Print vs. Web Media: How Are They Different?
Print vs Web
Print vs Web Media is an issue that has become hotly debated as more and more print media outlets are being phased out for easier to manage Web media. Much to the distress of printed media, the differences are quite stark and at this point they very much in favor of Web media completely overtaking media entirely.
With the popularity of social networking and the Internet becoming so much more accessible than printed material, we’re seeing more and more people joining the Web everyday and with environmental movements in full-swing we are seeing the all too inevitable downfall of printed media.
But from a design perspective printed media has a lot still going for it. While websites may be on their way to becoming the standard of media print will definitely still be leaving its mark for quite some time.
You may not realize it, but color on the Web and the color printed on paper is actually very different, in a lot of ways in fact. Most obviously is that the Internet and computers in general have the unique ability to clearly render all the colors of the color spectrum without much difficulty. Print media can render just about all the colors but the way that the ink blends on the paper may not provide the best results in proof printing requiring more work to fix color issues and perhaps delaying a publication.
However, the unfortunate thing is that no two monitors are set up the same way. Some users and even the artist may have brighter monitors while others have dimmer monitors and as a result you end up with a lot inconsistencies with color on a user-to-user basis. Print media does not have this issue as each print will have the exact same colors for everyone.
An element where Print has held and will likely hold for a very long time is the fact that it changes layouts as much as it updates. Not to say that a newspaper will not look like a newspaper from one day to the next, but it’s quite often that no two newspapers will ever look the same again. The same can be said for magazines which are never the same in layout or design.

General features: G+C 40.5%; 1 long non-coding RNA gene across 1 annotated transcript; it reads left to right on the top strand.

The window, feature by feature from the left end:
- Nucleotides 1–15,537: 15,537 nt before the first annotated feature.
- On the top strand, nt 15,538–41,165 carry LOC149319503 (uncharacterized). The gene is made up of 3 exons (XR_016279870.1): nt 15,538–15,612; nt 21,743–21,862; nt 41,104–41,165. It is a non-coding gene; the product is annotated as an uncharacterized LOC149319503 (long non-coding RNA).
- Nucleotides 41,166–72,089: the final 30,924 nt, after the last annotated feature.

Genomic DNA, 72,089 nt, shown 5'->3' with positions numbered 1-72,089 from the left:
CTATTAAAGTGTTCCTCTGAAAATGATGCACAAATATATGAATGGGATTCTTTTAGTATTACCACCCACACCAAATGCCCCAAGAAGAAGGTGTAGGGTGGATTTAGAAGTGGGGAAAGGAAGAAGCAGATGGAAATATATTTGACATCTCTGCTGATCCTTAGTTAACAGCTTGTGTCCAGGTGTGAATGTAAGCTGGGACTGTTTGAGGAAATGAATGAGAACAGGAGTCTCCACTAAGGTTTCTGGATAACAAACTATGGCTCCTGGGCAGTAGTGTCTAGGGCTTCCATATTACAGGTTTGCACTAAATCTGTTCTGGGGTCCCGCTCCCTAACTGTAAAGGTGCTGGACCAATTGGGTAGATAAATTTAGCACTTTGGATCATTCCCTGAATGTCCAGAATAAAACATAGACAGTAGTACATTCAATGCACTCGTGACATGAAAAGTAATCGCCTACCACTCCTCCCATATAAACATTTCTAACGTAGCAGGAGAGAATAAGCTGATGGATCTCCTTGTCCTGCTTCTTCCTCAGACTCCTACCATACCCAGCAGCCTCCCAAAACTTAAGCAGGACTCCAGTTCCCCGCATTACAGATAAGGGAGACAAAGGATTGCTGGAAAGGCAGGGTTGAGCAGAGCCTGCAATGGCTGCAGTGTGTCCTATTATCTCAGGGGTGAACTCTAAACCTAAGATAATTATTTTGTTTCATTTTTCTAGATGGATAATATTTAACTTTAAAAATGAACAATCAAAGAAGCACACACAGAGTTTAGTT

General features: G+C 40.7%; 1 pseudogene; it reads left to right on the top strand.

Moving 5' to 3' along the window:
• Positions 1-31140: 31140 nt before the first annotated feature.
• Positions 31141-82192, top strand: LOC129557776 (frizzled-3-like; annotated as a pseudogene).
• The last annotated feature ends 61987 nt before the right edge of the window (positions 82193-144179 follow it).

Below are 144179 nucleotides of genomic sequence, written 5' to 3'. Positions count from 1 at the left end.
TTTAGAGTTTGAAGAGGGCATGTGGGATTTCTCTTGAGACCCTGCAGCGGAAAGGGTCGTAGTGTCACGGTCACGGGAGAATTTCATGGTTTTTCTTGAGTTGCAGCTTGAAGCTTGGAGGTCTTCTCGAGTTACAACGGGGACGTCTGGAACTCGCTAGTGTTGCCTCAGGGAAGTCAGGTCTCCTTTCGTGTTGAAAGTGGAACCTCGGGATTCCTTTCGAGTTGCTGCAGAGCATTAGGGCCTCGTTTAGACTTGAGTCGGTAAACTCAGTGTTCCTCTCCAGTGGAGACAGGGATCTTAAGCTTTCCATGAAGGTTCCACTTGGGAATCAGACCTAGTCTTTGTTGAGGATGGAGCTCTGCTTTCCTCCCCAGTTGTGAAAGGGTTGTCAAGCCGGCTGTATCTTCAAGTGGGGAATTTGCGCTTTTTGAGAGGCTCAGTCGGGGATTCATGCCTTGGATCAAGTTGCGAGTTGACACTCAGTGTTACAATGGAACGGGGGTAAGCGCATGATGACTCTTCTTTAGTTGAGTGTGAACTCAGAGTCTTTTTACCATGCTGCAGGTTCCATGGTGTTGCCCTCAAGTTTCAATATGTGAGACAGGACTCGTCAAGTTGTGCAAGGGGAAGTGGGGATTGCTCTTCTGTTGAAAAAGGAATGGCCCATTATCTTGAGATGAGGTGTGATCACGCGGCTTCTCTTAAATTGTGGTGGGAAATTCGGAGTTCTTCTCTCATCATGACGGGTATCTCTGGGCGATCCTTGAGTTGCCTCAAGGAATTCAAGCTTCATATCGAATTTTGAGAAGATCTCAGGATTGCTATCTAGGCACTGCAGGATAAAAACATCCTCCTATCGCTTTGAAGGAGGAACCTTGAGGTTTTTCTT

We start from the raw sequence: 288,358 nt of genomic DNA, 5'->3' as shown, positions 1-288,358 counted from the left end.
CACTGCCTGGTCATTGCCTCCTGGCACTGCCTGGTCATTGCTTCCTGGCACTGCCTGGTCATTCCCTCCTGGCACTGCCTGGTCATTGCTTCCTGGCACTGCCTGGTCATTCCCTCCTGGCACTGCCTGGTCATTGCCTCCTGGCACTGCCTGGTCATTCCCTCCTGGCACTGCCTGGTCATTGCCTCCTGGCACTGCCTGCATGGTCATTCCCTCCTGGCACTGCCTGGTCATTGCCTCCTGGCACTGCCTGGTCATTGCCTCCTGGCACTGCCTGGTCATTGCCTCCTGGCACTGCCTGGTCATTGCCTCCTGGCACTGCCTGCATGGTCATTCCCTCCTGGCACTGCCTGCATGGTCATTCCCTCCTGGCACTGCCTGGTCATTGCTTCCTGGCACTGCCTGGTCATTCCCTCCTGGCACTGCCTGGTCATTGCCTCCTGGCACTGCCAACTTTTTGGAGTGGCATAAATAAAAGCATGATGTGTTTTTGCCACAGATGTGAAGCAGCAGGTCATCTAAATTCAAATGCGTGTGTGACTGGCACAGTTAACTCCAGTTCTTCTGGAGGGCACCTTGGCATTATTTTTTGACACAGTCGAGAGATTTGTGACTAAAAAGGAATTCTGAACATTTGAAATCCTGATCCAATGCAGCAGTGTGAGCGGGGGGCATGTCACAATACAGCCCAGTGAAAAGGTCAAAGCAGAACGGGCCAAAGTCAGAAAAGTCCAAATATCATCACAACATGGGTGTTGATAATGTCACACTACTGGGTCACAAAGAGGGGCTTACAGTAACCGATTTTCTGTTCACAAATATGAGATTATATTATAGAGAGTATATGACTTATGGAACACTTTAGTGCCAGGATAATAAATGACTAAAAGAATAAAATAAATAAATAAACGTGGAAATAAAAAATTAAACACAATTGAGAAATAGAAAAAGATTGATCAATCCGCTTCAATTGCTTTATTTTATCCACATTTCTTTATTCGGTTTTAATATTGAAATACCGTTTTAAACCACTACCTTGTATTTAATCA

At best a website will update every 6 months to a couple of years because it’s in good form to keep your website identifiable by its design so that people can familiarize themselves with the layout and it’s frankly more trouble than it’s work to keep updating a website more than a couple of times a year.
Designing for a website and designing for a magazine or newspaper are completely different things. With printed media you have a set amount of space that you absolutely have to fill and absolutely cannot go over. With websites the only size limit is what you’re willing to take it to with some regards to the size of people’s computer monitors.
Since the Web does not require ink or paper to publish, it’s vastly cheaper to create and publish designs that are intricate and feature more color than its print counter-part. The money that is saved can go towards improving a design or other parts of a company that might need it.
When considering how each medium delivers information the clear winner is the Internet. Printed media is, at its best, a daily thing whereas the Internet never really stops pushing up to the second information. Not only that the Internet is likely to have thousands if not millions of people talking about a single event giving loads of different perspectives to get a better idea of what’s going on or maybe help you looking at certain things differently.
Something that has been invaluable to us as a society has been the ability to allow more people to “input” themselves onto the Web. This has allowed news to travel faster, people to share their talents with the world, and inspire a lot of culture and art that would otherwise not be here without it.
The thing we take for granted most about Web media is that it can be interactive. There are several programming languages and programs that can be used to make interactive elements to a website or make a website a completely interactive experience.
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